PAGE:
Economic and Strategy Viewpoint

Economic and Strategy Viewpoint - August 2019

This month our economists look at why fiscal policy is back in vogue, what's behind weak US inflation and why weak sterling isn't helping the UK.

08/14/2019

Keith Wade

Keith Wade

Chief Economist & Strategist

Azad Zangana

Azad Zangana

Senior European Economist and Strategist

Irene Lauro

Irene Lauro

Economist

The fiscal fix?

  • Recent moves in the US and UK show that fiscal policy is coming back into vogue as politicians try to boost growth whilst bond yields are low. It may be the best response to a world economy hampered by geopolitical risk and policy uncertainty.
  • IMF analysis suggest that both countries have some scope to ease fiscal policy, although the US may have used much already.
  • Meanwhile, despite substantial fiscal space, the eurozone has eschewed expansionary fiscal policy. This may change given the slowdown, but in the meantime the combination of loose money and tight fiscal policy is helping the euro win the currency war.

What lies behind the recent weakness in US inflation?

  • The US economy continues to add jobs and unemployment is at its lowest for fifty years, but core inflation has surprised to the downside over the past three quarters.
  • Our bottom-up approach reveals that, while cyclical inflation components are still responding to changes in economic activity, the slowdown in oil prices and in non-oil import prices have been responsible for the recent weakness in US core inflation.

Why weaker sterling has failed to turbocharge the UK economy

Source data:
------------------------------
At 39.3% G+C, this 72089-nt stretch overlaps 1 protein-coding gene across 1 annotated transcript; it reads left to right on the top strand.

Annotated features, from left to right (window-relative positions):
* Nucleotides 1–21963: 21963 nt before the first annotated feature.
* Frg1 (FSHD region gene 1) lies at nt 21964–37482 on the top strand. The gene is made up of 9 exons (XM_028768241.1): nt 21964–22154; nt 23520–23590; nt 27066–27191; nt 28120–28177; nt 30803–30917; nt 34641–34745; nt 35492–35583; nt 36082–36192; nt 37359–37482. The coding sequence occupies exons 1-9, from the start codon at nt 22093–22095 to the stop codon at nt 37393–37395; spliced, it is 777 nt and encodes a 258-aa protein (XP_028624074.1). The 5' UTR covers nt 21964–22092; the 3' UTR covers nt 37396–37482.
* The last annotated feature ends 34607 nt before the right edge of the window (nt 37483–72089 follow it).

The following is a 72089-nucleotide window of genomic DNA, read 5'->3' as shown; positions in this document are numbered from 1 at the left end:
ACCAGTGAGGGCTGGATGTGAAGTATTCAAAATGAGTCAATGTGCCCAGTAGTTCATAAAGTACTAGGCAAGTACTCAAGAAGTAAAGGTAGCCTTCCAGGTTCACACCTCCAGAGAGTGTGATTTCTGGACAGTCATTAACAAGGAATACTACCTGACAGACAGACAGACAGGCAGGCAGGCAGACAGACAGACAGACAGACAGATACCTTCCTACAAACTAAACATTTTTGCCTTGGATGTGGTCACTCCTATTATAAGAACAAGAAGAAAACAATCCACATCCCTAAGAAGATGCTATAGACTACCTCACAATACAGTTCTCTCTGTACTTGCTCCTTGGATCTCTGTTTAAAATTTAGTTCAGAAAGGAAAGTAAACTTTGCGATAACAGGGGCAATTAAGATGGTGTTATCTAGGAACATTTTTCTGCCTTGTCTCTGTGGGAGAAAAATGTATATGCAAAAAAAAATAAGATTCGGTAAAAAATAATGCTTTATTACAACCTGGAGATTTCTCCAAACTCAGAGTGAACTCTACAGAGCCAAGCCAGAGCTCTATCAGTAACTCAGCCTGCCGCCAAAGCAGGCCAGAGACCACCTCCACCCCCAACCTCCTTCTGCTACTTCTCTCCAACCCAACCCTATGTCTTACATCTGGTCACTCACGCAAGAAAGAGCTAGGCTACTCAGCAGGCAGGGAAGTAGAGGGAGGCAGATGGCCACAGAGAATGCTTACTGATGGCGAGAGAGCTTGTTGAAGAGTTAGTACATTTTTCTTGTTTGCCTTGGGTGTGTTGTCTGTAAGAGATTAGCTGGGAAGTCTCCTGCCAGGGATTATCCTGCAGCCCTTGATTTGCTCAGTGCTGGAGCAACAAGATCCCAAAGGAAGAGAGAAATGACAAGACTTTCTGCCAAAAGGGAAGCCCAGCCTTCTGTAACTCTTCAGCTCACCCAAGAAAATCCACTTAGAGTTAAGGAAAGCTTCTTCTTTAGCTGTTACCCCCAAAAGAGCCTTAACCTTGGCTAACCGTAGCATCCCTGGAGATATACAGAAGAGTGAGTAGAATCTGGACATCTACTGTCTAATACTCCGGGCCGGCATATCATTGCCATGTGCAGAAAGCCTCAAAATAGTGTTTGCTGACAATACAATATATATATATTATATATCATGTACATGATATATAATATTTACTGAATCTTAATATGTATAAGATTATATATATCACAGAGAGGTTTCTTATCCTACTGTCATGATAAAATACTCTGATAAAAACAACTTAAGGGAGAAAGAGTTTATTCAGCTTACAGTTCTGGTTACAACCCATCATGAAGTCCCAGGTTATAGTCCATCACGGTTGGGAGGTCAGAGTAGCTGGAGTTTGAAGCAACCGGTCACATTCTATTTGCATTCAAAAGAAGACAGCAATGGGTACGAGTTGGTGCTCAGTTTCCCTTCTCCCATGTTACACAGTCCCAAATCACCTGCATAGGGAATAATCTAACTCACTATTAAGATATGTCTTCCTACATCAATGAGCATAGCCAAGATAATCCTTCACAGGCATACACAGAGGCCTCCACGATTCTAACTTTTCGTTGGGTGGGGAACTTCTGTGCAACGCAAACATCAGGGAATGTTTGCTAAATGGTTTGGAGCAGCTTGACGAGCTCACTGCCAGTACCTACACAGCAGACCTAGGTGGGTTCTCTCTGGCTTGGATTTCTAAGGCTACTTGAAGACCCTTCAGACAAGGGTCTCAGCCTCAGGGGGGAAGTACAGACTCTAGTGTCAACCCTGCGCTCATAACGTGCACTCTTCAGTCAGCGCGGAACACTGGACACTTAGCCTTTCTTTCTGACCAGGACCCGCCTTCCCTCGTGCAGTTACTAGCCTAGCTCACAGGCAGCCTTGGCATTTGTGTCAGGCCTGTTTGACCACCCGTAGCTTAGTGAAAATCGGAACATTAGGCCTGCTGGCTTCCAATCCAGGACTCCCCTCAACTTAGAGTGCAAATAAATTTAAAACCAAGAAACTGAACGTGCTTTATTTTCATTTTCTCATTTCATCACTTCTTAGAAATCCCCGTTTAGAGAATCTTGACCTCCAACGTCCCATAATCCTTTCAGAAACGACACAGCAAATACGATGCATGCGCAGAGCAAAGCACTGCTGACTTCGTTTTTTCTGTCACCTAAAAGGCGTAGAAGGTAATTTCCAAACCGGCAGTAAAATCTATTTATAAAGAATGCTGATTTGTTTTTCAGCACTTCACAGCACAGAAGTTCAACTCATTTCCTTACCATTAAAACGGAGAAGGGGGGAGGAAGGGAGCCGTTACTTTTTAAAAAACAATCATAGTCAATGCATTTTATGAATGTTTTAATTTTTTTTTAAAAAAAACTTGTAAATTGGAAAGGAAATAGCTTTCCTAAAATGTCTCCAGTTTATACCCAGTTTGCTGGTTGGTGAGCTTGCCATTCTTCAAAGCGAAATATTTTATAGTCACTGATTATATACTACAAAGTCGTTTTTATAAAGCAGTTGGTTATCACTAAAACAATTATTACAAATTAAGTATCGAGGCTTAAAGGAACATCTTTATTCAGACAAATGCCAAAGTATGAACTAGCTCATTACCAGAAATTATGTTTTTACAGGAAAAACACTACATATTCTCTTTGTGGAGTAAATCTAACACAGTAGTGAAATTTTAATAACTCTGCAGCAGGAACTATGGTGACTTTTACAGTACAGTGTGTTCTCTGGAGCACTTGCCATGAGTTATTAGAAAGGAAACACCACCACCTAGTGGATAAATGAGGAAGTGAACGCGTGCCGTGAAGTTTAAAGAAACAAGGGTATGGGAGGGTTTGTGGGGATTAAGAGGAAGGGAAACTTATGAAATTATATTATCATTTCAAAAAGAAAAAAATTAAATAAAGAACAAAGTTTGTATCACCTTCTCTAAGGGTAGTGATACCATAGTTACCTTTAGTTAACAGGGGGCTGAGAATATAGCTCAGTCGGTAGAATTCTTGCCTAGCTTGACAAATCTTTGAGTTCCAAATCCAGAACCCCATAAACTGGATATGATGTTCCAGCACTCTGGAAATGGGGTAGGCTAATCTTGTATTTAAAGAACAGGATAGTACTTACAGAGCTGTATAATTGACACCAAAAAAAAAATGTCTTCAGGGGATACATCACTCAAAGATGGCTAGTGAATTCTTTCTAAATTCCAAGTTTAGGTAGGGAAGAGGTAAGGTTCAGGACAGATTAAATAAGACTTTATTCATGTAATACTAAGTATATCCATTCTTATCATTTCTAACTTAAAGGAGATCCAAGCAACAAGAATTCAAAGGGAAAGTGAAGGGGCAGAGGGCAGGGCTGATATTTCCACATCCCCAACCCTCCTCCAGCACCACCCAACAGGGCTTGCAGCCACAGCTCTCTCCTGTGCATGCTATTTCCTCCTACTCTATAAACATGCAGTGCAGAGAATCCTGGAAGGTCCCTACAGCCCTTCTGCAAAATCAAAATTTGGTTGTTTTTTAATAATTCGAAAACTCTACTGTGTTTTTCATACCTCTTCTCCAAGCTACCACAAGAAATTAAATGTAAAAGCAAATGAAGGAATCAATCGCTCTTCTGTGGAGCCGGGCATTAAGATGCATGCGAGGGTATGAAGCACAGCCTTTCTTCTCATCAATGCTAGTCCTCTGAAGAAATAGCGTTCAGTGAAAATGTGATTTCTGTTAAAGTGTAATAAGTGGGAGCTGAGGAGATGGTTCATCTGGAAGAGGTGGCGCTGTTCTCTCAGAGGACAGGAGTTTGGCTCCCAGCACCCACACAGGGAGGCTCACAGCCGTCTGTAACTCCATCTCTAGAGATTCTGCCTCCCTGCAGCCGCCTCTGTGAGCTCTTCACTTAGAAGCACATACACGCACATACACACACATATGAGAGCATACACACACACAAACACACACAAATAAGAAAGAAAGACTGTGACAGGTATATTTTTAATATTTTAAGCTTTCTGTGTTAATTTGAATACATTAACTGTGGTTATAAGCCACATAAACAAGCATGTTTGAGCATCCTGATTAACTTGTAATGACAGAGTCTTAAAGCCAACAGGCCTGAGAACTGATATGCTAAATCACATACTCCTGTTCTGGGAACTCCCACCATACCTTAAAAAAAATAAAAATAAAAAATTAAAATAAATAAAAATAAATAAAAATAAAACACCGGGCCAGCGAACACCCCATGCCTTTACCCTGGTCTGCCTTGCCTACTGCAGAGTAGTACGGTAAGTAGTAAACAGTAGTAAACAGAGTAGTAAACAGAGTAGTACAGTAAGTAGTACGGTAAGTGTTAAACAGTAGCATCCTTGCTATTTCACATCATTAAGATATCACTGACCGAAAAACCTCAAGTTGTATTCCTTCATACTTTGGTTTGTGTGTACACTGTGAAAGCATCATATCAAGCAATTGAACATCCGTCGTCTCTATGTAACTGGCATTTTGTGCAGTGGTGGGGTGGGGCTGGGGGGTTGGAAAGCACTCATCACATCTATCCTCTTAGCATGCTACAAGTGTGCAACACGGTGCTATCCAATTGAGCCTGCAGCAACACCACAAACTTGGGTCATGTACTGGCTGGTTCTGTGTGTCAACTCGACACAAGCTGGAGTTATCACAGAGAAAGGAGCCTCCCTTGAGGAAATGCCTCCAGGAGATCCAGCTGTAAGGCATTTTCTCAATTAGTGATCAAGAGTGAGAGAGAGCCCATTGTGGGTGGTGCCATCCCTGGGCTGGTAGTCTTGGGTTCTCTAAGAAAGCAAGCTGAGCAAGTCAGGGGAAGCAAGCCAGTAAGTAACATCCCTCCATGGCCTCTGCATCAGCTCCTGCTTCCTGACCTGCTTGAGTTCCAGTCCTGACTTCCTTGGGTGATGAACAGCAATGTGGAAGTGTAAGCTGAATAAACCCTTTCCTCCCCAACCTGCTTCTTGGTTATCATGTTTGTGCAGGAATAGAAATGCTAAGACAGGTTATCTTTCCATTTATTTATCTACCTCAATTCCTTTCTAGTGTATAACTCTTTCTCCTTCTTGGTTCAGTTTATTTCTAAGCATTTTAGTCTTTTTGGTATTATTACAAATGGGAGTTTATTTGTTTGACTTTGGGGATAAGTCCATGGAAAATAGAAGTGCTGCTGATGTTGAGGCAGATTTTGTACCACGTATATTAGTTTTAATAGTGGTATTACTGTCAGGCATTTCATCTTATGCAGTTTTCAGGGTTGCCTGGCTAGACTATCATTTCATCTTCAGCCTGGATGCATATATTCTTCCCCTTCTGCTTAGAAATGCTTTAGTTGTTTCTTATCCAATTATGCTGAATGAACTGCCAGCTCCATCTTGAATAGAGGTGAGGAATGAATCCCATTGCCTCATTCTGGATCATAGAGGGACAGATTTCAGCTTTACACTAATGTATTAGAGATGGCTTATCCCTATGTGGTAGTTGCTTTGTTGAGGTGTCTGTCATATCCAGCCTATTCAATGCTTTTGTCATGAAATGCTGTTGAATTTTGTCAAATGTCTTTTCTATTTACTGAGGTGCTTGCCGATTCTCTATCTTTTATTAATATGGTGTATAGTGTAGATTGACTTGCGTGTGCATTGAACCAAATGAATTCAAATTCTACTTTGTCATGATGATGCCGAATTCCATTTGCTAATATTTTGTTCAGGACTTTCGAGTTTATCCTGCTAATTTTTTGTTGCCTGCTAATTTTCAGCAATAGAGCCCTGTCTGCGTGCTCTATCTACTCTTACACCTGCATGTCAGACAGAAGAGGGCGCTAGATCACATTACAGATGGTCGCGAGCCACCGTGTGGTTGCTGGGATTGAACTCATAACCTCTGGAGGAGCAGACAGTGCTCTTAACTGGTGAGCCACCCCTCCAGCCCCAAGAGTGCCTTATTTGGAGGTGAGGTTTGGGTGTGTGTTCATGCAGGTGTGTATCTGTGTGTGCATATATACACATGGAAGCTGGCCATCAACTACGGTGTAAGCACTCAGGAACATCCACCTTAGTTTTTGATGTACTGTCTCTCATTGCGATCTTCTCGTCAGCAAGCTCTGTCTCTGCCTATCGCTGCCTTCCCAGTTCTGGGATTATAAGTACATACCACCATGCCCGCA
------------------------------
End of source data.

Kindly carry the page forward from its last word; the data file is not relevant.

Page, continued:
• Despite the sharp depreciation in the pound the UK has made little progress in "rebalancing its economy".
  • Two reasons help explain why. First, UK productivity growth has been appalling, allowing unit labour costs to rise and erode the competitive gains from the fall in sterling. Second, most UK exports are produced by large multinationals that can price their goods and services in overseas markets. They have kept prices unchanged and boosted profits over export volumes.
  • If the pound falls far enough, eventually exports will rise, but the costs in terms of higher inflation, lower purchasing power, and the destruction of the value of savings would be devastating.

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The views and opinions contained herein are those of Schroders’ investment teams and/or Economics Group, and do not necessarily represent Schroder Investment Management North America Inc.’s house views. These views are subject to change. This information is intended to be for information purposes only and it is not intended as promotional material in any respect.